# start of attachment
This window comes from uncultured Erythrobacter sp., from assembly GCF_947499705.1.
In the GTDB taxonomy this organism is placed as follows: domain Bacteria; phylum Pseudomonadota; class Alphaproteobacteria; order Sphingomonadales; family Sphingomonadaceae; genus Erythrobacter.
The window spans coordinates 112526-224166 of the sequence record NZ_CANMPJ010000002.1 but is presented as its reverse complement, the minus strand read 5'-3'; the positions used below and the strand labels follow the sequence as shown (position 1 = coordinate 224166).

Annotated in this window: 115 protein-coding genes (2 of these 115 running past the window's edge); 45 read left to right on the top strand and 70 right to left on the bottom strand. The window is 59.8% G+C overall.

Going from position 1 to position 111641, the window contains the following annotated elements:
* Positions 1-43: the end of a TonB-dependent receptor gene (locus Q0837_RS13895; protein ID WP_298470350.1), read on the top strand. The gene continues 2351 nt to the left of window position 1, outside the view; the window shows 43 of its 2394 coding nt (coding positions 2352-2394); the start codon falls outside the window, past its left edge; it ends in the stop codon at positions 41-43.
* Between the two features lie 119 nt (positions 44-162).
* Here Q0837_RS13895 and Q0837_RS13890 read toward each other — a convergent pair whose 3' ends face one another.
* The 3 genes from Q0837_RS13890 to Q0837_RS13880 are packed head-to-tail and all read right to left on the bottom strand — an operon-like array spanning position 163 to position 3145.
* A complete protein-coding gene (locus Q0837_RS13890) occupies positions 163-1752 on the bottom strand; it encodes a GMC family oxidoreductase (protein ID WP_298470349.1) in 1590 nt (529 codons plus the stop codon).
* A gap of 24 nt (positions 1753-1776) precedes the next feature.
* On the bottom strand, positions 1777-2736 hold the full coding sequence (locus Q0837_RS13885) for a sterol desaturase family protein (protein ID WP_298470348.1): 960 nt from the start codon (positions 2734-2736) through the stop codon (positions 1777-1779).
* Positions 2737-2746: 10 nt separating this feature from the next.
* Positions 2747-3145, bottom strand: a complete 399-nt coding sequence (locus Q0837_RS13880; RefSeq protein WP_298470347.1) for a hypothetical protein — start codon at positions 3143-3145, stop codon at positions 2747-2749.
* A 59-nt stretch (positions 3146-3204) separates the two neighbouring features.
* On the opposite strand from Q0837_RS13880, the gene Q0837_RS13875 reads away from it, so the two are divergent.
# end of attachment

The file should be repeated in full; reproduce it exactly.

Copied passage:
This window comes from uncultured Erythrobacter sp., from assembly GCF_947499705.1.
In the GTDB taxonomy this organism is placed as follows: domain Bacteria; phylum Pseudomonadota; class Alphaproteobacteria; order Sphingomonadales; family Sphingomonadaceae; genus Erythrobacter.
The window spans coordinates 112526-224166 of the sequence record NZ_CANMPJ010000002.1 but is presented as its reverse complement, the minus strand read 5'-3'; the positions used below and the strand labels follow the sequence as shown (position 1 = coordinate 224166).

Annotated in this window: 115 protein-coding genes (2 of these 115 running past the window's edge); 45 read left to right on the top strand and 70 right to left on the bottom strand. The window is 59.8% G+C overall.

Going from position 1 to position 111641, the window contains the following annotated elements:
* Positions 1-43: the end of a TonB-dependent receptor gene (locus Q0837_RS13895; protein ID WP_298470350.1), read on the top strand. The gene continues 2351 nt to the left of window position 1, outside the view; the window shows 43 of its 2394 coding nt (coding positions 2352-2394); the start codon falls outside the window, past its left edge; it ends in the stop codon at positions 41-43.
* Between the two features lie 119 nt (positions 44-162).
* Here Q0837_RS13895 and Q0837_RS13890 read toward each other — a convergent pair whose 3' ends face one another.
* The 3 genes from Q0837_RS13890 to Q0837_RS13880 are packed head-to-tail and all read right to left on the bottom strand — an operon-like array spanning position 163 to position 3145.
* A complete protein-coding gene (locus Q0837_RS13890) occupies positions 163-1752 on the bottom strand; it encodes a GMC family oxidoreductase (protein ID WP_298470349.1) in 1590 nt (529 codons plus the stop codon).
* A gap of 24 nt (positions 1753-1776) precedes the next feature.
* On the bottom strand, positions 1777-2736 hold the full coding sequence (locus Q0837_RS13885) for a sterol desaturase family protein (protein ID WP_298470348.1): 960 nt from the start codon (positions 2734-2736) through the stop codon (positions 1777-1779).
* Positions 2737-2746: 10 nt separating this feature from the next.
* Positions 2747-3145, bottom strand: a complete 399-nt coding sequence (locus Q0837_RS13880; RefSeq protein WP_298470347.1) for a hypothetical protein — start codon at positions 3143-3145, stop codon at positions 2747-2749.
* A 59-nt stretch (positions 3146-3204) separates the two neighbouring features.
* On the opposite strand from Q0837_RS13880, the gene Q0837_RS13875 reads away from it, so the two are divergent.